Medical educators must begin teaching tomorrow's doctors to become much better at creating, improving, and managing processes and systems.
—CLAYTON M. CHRISTENSEN
The agonizingly slow flow of patients through a hospital's units from admission to discharge can cause delays in treatment, medical errors, and poor outcomes. Lean can simplify, streamline, and optimize patient flows for optimal productivity, profitability, and patient outcomes, effectively eliminating the bottlenecks without adding resources.
If you've ever been to London and ridden on the famous Underground, you've probably seen signs: "Mind the Gap" (Figure 2.1). While the signs are designed to keep travelers from wrenching an ankle, I believe that the idea also applies to Lean thinking.
A London Underground sign reads, "Mind the gap."
Here's what I mean: hold up your hand and spread your fingers wide apart. What do you see? Most likely you're first drawn to look at your fingers, not the gaps in between them. This is how most people look at process improvement—by looking at the people working, not at the gaps between people.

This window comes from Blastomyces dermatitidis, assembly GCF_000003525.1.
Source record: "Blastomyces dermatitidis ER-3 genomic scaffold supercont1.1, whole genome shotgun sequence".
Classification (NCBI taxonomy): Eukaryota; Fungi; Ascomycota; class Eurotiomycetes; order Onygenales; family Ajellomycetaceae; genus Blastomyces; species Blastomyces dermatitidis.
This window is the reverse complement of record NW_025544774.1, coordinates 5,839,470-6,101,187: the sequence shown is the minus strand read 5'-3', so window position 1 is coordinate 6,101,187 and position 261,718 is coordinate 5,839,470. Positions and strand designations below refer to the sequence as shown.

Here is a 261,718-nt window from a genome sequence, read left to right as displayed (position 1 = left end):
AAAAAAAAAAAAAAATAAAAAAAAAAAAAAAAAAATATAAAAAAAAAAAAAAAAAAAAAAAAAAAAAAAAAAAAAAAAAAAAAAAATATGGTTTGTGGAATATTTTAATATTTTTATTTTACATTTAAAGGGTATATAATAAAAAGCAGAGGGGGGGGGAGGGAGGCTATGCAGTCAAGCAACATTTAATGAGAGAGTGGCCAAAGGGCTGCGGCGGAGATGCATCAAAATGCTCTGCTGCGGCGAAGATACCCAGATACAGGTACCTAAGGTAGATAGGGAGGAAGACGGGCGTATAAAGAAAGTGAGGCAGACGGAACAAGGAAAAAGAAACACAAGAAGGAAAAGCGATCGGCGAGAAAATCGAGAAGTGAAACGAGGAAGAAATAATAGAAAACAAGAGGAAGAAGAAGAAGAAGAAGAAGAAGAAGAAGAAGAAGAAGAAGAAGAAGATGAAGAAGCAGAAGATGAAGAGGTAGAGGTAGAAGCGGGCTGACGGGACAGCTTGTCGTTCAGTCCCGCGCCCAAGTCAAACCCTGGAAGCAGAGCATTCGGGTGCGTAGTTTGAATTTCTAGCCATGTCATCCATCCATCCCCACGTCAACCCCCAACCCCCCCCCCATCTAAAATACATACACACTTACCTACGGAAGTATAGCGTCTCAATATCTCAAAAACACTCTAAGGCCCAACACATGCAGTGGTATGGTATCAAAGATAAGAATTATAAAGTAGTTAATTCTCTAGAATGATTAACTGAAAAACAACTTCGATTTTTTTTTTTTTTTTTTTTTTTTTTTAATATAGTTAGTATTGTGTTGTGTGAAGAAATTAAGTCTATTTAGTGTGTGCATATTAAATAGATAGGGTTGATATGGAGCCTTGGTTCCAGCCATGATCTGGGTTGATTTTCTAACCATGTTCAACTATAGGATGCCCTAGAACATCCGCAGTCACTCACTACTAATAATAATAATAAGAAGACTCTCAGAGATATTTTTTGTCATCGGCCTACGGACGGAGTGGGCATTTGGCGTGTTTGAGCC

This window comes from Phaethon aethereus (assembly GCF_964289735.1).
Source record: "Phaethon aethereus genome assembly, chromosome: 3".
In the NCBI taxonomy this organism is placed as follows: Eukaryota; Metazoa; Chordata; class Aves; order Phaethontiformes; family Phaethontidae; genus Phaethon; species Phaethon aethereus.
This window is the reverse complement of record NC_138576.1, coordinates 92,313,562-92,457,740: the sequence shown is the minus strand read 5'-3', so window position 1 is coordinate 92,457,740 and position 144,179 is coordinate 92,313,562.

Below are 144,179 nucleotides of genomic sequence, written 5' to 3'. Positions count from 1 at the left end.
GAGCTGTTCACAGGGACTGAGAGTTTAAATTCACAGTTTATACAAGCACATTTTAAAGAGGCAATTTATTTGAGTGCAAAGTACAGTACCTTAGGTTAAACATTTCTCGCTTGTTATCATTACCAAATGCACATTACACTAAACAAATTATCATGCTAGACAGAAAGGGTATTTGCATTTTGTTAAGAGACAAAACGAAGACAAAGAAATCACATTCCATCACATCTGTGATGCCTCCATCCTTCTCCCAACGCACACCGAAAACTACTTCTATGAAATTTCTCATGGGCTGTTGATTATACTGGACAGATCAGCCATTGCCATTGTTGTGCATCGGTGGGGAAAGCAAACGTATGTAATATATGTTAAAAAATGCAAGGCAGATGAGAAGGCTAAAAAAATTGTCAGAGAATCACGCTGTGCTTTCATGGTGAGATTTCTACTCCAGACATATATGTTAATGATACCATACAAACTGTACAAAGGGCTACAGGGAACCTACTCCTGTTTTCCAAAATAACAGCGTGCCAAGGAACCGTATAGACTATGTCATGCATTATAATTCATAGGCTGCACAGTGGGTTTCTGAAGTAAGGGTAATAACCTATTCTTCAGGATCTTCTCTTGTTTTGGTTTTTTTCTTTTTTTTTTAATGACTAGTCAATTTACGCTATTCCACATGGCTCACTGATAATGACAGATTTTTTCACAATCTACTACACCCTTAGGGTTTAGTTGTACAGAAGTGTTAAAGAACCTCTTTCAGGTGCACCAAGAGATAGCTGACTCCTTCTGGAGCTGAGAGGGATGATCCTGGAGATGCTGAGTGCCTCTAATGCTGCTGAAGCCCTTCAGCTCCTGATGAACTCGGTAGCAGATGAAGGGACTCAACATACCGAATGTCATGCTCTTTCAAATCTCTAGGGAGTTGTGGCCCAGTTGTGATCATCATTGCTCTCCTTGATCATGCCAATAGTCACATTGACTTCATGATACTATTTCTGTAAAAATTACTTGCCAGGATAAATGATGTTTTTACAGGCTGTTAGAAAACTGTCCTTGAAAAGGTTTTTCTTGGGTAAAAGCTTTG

When you take your eyes off the employees and put your eyes on the patient, product, or service going through the process, you quickly discover that there are huge gaps between one step in the process and the next. You'll discover work products piling up between steps, which only creates more delay—a bigger gap.
Your turnaround-time problems are in the gaps, not the fingers. You can make your people work faster, but you'll find that this often makes you slower, not faster, because more work piles up between steps, widening the gap, not narrowing it.
VALUE-STREAM MAPPING AND SPAGHETTI DIAGRAMMING
The other sign you often see in the London Underground is a tube map (Figure 2.2). While it is much more interconnected than a typical value-stream map, you'll notice that the stations are quite small and the lines between them quite long.
A section of a London Underground map connects the stations of Oxford Circus and Piccadilly Circus in a squared area, with other unnamed stations on the route.
This is true of most processes: the time between stations is much greater than the time actually spent in the stations. As this map suggests, 95 percent of the time is between stations, not in them. If you want to reduce the time it takes to serve a patient, you have to mind the gaps.
IF THEY CAN DO IT IN BOTSWANA …